He sounds like a real gaijin. Steer clear. I’m assuming both he and you work at the same eikaiwa? Sounds like you run into a lot of nuts at those kinds of jobs. Anywhere you get a lot of foreigners gathered together, there’s always gonna be some real gaijiny types and people with with mental and personal problems. Ewwwwww.

  20. @Thanks Sixth Sense: Saitama, not Sendai.

  21. Thanks again :-)

    @Sixth Sense: Ah, Saitama, thanks for the correction.

    @iLikeDolphins: It’s interesting to see you don’t consider yourself to be a gaijin anymore, just because you do physical labor.

    The funny thing is, no matter how much you think you are fitting in with your circle of Japanese co-workers and Japanese friends, when you’re out of earshot, I’m sure they still call you a gaijin. Just a gaijin. Born a gaijin. Forever a gaijin. A gaijin who thinks he’s being accepted into the circle of Japanese. Enjoy your delusion of acceptance, Mr. Poor Physical Laborer Gaijin.

  22. @iLikeDolphins: Ad agency.

  23. @Thanks again :-):

    It thinks it gets iLD. I’m afraid sir that your lovely lashes with the gaijinly love whip will merely slide harmlessly from the lubricated-by-sweat cetacean styled claw hammer wielder’s muscular body…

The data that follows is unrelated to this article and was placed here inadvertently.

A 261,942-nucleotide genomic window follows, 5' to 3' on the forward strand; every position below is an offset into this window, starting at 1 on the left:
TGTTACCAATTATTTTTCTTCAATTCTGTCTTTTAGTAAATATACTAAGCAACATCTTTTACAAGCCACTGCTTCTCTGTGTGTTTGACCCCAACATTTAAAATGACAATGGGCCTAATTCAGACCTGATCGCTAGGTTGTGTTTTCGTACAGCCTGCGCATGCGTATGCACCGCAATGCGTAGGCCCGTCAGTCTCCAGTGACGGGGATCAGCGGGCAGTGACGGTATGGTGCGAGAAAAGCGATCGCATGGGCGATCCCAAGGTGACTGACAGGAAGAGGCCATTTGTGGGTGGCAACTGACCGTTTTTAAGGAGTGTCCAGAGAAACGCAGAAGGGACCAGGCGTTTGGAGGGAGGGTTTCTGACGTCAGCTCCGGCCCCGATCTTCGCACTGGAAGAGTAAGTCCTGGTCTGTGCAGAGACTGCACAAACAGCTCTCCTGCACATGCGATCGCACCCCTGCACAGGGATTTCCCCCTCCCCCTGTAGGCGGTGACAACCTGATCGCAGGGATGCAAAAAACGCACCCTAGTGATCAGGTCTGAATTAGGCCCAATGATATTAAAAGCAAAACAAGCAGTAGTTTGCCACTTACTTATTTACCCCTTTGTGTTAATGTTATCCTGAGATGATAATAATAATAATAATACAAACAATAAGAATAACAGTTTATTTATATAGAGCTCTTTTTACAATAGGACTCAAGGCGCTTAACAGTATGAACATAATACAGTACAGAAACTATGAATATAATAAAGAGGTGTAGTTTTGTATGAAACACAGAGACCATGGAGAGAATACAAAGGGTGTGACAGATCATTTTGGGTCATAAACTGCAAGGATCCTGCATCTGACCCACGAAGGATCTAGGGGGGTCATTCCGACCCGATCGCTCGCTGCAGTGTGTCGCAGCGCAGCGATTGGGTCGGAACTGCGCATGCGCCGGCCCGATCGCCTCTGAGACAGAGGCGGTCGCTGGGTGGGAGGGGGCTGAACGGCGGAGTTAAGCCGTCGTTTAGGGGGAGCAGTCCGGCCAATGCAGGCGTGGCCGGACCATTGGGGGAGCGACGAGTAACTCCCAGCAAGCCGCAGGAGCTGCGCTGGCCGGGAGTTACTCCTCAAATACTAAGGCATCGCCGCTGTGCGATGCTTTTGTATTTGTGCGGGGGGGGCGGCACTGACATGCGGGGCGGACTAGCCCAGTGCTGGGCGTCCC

PS – that line of argument, with the whole “you’ll never belong, you should hear what they say when you’re not around”. Way past played out.

  24. @Thanks again :-):

    Being a gaijin and being accepted are not mutually exclusive concepts, bub.

  25. iLikeDolphins

    i was definitely born a gaijin. However I overcame it by working hard and learning flower arranging in my spare time.

  26. @iLikeDolphins: Jim Di Griz is the name of the main character from a long-running series of sci-fi books, so it’s pretty much the go-to user ID for any teenager with delusions of cool who thinks they’re the smartest one in the room. While that certainly describes our JdG to a T, I wouldn’t assume that a Jim Di Griz somewhere else is the same guy.